Communication scholars have long argued that human conflict is best addressed when people try to manage rather than resolve it. Herbert C. Kelman defines conflict resolution as the “process of shaping a mutually satisfactory and hence durable agreement between the two societies, reconciliation refers to the process whereby they learn to live together in the post-conflict environment.”7 In essence, conflict resolution, sometimes referred to as dispute resolution, is fixated on putting an end to conflict. Conversely, scholars argue that participants are better served by conflict management, which according to Calvin Morrill, is “any social process by which people or groups handle grievances about each other’s behaviors.”8
Just as there are many myths about conflict, there are also myths about conflict management. There are two myths that Jandt highlights that are particularly instructive for how humans incorrectly perceive conflict management:9
  • The best way to solve conflict is through compromise.
  • Conflict is a global practice with global solutions that span across cultures.
Compromise is a way of managing conflict, but it is not the only way to resolve conflict. In fact, better approaches exist. To understand why this is the case, we must address the second myth. It is true that conflicts due indeed occur across all cultures. However, the ways in which they manifest and are resolved is culture specific. For example, in some cultures conflict is over when there is a final resolution.10 In other cultures, conflict resolution is an ongoing process that continues as long as the relationship exists.11


Culture can be a decisive factor in conflict resolution. Western cultural approaches to conflict are shaped by individualism. Individualism is a dimension of culture that “refers to the rights and interdependence of individuals.”12 This concept helps shape dominant western cultural conflict management strategies, which include:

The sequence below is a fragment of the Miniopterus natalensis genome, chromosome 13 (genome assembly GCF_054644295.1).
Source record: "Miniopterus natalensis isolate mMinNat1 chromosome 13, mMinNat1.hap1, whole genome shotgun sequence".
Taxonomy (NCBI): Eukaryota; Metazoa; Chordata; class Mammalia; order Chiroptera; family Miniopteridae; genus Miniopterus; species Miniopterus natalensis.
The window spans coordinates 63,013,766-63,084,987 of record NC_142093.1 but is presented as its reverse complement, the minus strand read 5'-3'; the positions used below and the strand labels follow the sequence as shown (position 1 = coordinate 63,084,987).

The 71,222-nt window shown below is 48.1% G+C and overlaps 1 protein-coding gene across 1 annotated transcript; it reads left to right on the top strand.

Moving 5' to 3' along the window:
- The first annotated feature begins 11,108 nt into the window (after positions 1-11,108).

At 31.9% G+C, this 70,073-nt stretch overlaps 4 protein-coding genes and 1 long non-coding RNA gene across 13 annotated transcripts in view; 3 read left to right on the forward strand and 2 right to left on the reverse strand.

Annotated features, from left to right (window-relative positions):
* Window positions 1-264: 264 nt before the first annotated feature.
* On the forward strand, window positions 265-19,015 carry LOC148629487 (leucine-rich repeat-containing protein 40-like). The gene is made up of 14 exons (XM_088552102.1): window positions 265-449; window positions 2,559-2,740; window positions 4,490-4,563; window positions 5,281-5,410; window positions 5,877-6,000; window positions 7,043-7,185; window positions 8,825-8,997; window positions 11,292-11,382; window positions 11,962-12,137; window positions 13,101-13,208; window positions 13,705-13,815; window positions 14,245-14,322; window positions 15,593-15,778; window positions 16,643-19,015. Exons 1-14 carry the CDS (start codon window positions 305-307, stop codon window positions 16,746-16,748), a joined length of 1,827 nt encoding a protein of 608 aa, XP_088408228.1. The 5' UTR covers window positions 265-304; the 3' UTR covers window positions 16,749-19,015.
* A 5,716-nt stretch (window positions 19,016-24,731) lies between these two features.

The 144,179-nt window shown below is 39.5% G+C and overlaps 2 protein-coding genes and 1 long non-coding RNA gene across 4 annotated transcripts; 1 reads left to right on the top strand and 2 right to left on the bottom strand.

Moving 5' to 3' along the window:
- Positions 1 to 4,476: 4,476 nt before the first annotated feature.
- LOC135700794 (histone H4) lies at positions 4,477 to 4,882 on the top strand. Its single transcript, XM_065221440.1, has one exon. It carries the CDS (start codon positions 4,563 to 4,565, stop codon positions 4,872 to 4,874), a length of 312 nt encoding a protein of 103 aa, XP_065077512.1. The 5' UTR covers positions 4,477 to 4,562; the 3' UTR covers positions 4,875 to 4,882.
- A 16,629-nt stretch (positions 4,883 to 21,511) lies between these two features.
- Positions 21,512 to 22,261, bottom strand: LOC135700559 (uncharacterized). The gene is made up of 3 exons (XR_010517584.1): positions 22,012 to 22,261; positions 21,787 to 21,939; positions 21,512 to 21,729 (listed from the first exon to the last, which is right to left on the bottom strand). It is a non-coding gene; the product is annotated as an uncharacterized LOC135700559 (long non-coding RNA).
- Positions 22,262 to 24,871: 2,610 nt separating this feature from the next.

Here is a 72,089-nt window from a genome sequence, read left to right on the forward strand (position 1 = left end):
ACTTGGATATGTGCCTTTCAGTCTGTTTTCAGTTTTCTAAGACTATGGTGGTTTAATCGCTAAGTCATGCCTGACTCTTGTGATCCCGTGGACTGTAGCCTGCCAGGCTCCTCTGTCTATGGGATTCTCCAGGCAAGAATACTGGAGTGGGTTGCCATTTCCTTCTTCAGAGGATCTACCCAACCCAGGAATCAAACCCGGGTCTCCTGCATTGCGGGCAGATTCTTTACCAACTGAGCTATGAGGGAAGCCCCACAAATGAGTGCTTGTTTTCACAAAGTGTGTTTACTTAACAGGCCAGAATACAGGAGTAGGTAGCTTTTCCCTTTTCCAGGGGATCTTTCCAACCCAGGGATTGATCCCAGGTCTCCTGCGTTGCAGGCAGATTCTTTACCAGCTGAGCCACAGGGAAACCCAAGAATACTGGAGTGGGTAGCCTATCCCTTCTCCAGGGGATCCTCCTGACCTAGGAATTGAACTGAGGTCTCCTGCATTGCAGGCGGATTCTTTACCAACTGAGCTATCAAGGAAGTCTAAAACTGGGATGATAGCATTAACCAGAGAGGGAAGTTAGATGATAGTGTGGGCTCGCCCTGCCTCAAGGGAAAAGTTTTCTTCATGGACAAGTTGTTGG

• Avoiding – a passive approach to conflict where one tries to ignore rather than confront the conflict. Due to lack of reciprocity, the avoidance of conflict is considered an approach that will likely weaken a relationship because when the conflict remains unresolved it is impossible for either, let alone both parties, to have their concerns satisfied.13
  • Accommodating – a conflict style where one party attends to the needs of others rather than their own. It is considered an approach that will likely weaken a relationship due to its lack of reciprocity. Indeed, the accommodating style only allows one side to have their concerns met.14
  • Competing – a conflict style where one party pursues their own goals and ignores the goals of the other party or parties. A competing approach, which many utilize in their childhood, will more than likely weaken a relationship.15 Where accommodation allows for the satisfaction of one party without considering the other, competition allows for the satisfaction of one party at the expense of the other.
  • Compromising – a conflict style where participants seek to partially satisfy the concerns of both parties.16 This can be a reasonable approach, but not when it comes to principles. Furthermore, since both parties are only partially satisfied in a compromise setting, that means that neither is fully satisfied.
  • Collaborating – an approach to conflict occurs when both parties agree on an outcome that satisfies all party’s concerns.17 Communication scholars contend that a collaborative approach, althoug...